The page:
By Charles Furlough
RISMEDIA, January 18, 2011—In most areas of the country, it’s the time of year where you’re making frequent visits to your heat dial, to turn it up. Many homes, both new and not-so-new, have an oil-heating system working hard on the far side of that thermostat.
In an oil-heated home, heated air typically flows through a “forced warm-air system,” in which a blower fan pulls air into cold-air return ducts located throughout the house. (Learn where your cold-air returns are, and keep them clear of furniture, which is inefficient and may lead to backdrafting). The air then passes through a filter, and eventually reaches the furnace, where it’s heated. The warm air is then forced back into the rooms through heating ducts. (If you see soot near these heating ducts, call a technician, as it may indicate a cracked heat exchanger that needs to be replaced).
The furnace is the heart of an oil-heat system. Older models have what’s referred to as a “conventional” burner (providing inconsistent flames); newer high-efficiency models produce more uniform, hotter flames. A heat exchanger keeps harmful by-products from entering the air stream—all while you happily snooze, or go about your daily activities.
Many homeowners prefer oil heating for its durability—most oil furnaces run for many years with few major issues. But before you cozy up with a cup of cocoa, get in touch with your local oil company. While oil heat is durable and generally problem-free, it generally requires a monthly check from a technician. If you’re a new homeowner shopping around for oil companies, the best way to avoid a future headache is to ensure you get a detailed, written maintenance contract with your oil supplier, detailing what the company will inspect or service annually.
How do you know whether your technician is doing the best job possible? Arm yourself with this checklist, and feel free to ask your technician if he has checked off all the points on the list. (Note: these tips are for typical, popular heating configurations; yours, especially if it’s an older or specialty system, may vary and require more or less maintenance).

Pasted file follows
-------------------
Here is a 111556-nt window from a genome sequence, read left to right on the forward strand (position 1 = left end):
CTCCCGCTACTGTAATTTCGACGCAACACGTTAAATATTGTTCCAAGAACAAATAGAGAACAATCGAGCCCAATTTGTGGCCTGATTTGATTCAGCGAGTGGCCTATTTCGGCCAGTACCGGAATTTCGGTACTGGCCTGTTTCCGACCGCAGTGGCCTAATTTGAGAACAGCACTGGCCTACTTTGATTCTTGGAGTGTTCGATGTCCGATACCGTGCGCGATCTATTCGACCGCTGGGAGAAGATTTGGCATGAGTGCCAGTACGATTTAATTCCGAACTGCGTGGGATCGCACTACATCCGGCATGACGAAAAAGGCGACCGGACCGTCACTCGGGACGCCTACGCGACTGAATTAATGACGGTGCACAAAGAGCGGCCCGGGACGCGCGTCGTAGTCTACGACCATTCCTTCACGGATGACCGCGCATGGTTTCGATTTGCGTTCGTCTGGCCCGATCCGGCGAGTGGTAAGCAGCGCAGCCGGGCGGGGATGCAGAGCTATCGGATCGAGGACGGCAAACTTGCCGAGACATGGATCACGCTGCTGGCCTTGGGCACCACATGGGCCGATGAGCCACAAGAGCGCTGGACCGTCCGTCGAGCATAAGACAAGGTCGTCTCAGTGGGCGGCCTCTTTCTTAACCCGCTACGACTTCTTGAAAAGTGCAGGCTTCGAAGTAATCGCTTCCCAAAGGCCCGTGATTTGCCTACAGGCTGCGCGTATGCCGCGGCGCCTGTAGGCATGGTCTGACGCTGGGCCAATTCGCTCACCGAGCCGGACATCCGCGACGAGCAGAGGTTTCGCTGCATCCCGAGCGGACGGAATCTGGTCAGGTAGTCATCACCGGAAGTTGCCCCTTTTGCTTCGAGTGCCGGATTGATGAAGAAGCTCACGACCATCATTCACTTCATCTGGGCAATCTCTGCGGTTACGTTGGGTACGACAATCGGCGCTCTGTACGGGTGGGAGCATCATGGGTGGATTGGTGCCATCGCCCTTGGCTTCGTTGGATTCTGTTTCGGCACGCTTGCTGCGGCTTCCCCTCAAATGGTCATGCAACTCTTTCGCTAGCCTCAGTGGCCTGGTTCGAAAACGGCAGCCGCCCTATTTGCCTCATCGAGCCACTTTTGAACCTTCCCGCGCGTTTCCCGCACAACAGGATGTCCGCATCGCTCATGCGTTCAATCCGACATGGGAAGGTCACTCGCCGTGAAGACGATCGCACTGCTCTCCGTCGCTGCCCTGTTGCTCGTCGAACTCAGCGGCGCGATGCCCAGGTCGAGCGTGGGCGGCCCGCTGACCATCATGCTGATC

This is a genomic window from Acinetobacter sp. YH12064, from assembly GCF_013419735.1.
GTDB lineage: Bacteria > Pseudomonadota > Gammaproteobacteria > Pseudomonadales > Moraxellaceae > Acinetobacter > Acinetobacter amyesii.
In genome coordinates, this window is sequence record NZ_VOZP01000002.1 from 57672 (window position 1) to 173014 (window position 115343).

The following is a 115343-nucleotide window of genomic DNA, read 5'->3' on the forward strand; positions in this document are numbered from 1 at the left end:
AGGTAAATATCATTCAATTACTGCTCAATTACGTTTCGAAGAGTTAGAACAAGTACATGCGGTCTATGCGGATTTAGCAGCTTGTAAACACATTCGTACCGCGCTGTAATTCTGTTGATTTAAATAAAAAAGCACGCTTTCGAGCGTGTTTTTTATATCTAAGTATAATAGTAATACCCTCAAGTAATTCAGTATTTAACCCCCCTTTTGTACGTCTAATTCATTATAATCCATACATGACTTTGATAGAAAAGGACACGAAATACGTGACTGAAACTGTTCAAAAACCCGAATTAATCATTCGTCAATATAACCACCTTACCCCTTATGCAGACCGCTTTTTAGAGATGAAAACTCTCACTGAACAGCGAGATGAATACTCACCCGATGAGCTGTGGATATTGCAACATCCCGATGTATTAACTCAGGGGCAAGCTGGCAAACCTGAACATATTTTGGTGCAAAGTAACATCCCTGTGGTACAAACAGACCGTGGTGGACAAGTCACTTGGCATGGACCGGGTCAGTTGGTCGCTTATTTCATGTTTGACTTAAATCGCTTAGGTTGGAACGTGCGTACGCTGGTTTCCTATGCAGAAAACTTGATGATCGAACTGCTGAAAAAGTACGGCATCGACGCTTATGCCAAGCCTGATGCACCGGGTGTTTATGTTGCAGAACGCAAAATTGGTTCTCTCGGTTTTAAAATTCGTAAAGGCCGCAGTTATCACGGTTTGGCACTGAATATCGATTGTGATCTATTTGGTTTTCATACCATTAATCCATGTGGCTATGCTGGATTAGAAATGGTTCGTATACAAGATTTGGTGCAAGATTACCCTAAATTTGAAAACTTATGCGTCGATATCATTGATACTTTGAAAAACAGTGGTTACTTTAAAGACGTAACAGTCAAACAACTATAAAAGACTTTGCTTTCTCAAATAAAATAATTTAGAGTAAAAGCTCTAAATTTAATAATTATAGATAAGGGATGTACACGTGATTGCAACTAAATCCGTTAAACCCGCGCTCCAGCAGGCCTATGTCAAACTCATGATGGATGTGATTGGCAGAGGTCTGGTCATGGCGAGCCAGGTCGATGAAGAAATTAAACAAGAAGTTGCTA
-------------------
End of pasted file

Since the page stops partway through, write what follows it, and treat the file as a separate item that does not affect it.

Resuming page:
Furnace maintenance tips:
-Check and clear the blades of the burner’s blower.
-Check and clean the oil-pump strainer.
-Clean the oil filter.
-Inspect the tank and piping for corrosion or leaks.
-Clean the draft tube or exhaust stack (depending on type of unit).
-Vacuum and clean the blower’s air-intake ports.
Home airflow system maintenance tips:
-Clean or replace the air filter monthly.
-Clean the fan blower blades at the start of each season (especially if there is a dryer nearby).
-Check the belt for wear, alignment and tension (it should have ½” to ¾” deflection).
-Examine the ducts for leaks; seal the leaks with duct tape.
-Check auxiliary components (humidifier and central A/C) for leaks into the unit.
If your heating specialist touches on all the bases above, that’s generally a good sign that you’re getting thorough service. If you’re in an older home, your heating company will check to make sure everything is properly installed. For instance, in most jurisdictions, an underground oil tank for the heating system is not legal, and it’s the homeowner’s responsibility to have it removed. Of course, a thorough home inspection at the time of sale will already have uncovered this type of legality issue.
Lastly, keep tabs on your chimney. All oil-fired furnaces require a masonry chimney lined with a clay flue or a double-insulated prefabricated chimney with a steel lining. A stack heat sensor, in the flue to the chimney, trips when it senses no heat; and a photoelectric flame sensor in the combustion chamber shuts the system down if there is no flame. Both have a reset button you can press to restart the system. Learn the location of these buttons, and call for service if you press either of them twice and get no response, because that generally indicates a blockage in the system’s circulation. And remember, regular servicing will reduce the risk of this happening. It’s smarter to get the service now, than to pay a big repair bill later.
Charles Furlough is vice president of Pillar To Post Professional Home Inspections.
For more information, visit www.pillartopost.com.
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